Your activation may not elicit the 28 million global interactions that “Beychella” received after Beyonce’s recent Coachella performance, but even a gaining a fraction of social media content that comes out of the festival for your event makes the investment worthwhile.
There are (at least) hundreds of music festivals that take place all across the U.S., so you’re bound to be able to find one that caters to your demographic. Festivals of every size, genre, and location can be chosen to match most closely with your brand and target audience. You’ll be especially intrigued by music festivals if you happen to target millennials since they make up almost half of the 32 million annual festival attendees.
Festivals, particularly the largest ones, can also be pricey. The average low-end price to attend Coachella is $627, which indicates that all of the attendees have at least some level of disposable income that they are willing to part with.
Now that we understand how lucrative music festivals can be for experiential marketing campaigns, let’s take a look at brands who have incorporated the elements needed for a successful activation.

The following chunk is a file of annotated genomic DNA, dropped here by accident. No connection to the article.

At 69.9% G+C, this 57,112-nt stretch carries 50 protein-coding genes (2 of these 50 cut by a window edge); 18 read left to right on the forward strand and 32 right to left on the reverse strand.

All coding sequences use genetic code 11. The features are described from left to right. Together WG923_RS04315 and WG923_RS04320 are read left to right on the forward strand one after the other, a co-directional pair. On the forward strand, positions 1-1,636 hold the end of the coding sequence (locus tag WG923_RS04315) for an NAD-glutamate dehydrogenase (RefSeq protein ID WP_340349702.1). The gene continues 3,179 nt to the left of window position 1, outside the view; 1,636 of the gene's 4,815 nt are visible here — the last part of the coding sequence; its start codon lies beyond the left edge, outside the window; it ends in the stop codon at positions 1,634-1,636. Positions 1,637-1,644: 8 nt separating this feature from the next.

Nearly 2/3rd of millennial and generation Z consumers prefer brands with a point of view who stand for a cause. CLIF incorporated this element into their activation at the 2017 Pitchfork Music Festival.
The energy bar brand partnered with Alliance Great Lakes, a non-profit focused on conserving and restoring the Great Lakes, to create an activation that led to an average dwell time of 13 minutes. CLIF’s activation included a temporary tattoo station where the brand would match donations to the non-profit, along with a solar-powered charging station, product sampling, and adult coloring station. The activation cassette tape backdrop also appeared in the background of 1 in 20 Instagram photos for the hashtag #PitchforkFest.